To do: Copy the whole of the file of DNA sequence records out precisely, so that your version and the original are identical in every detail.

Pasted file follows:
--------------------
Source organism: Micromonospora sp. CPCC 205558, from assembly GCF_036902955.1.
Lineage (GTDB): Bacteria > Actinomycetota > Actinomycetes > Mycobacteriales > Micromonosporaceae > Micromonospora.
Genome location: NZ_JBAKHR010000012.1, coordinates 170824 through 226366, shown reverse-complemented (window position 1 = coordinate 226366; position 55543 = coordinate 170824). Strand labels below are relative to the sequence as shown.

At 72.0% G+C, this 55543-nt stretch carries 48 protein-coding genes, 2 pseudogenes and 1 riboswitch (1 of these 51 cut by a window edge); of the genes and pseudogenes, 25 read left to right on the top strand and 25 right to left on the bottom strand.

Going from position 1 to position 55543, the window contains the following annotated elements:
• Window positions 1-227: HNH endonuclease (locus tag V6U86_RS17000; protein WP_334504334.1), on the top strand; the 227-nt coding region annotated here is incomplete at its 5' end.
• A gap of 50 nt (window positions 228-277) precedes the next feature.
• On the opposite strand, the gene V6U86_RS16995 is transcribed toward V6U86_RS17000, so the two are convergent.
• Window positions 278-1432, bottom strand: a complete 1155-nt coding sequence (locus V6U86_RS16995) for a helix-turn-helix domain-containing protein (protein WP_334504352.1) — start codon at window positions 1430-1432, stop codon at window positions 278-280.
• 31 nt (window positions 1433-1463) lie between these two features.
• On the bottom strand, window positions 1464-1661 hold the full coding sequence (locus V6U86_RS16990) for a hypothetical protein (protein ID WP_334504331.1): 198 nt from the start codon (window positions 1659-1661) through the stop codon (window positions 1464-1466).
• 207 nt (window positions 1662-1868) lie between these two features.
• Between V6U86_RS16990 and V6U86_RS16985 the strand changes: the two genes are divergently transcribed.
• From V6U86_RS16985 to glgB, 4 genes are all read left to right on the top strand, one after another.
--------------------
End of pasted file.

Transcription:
Source organism: Micromonospora sp. CPCC 205558, from assembly GCF_036902955.1.
Lineage (GTDB): Bacteria > Actinomycetota > Actinomycetes > Mycobacteriales > Micromonosporaceae > Micromonospora.
Genome location: NZ_JBAKHR010000012.1, coordinates 170824 through 226366, shown reverse-complemented (window position 1 = coordinate 226366; position 55543 = coordinate 170824). Strand labels below are relative to the sequence as shown.

At 72.0% G+C, this 55543-nt stretch carries 48 protein-coding genes, 2 pseudogenes and 1 riboswitch (1 of these 51 cut by a window edge); of the genes and pseudogenes, 25 read left to right on the top strand and 25 right to left on the bottom strand.

Going from position 1 to position 55543, the window contains the following annotated elements:
• Window positions 1-227: HNH endonuclease (locus tag V6U86_RS17000; protein WP_334504334.1), on the top strand; the 227-nt coding region annotated here is incomplete at its 5' end.
• A gap of 50 nt (window positions 228-277) precedes the next feature.
• On the opposite strand, the gene V6U86_RS16995 is transcribed toward V6U86_RS17000, so the two are convergent.
• Window positions 278-1432, bottom strand: a complete 1155-nt coding sequence (locus V6U86_RS16995) for a helix-turn-helix domain-containing protein (protein WP_334504352.1) — start codon at window positions 1430-1432, stop codon at window positions 278-280.
• 31 nt (window positions 1433-1463) lie between these two features.
• On the bottom strand, window positions 1464-1661 hold the full coding sequence (locus V6U86_RS16990) for a hypothetical protein (protein ID WP_334504331.1): 198 nt from the start codon (window positions 1659-1661) through the stop codon (window positions 1464-1466).
• 207 nt (window positions 1662-1868) lie between these two features.
• Between V6U86_RS16990 and V6U86_RS16985 the strand changes: the two genes are divergently transcribed.
• From V6U86_RS16985 to glgB, 4 genes are all read left to right on the top strand, one after another.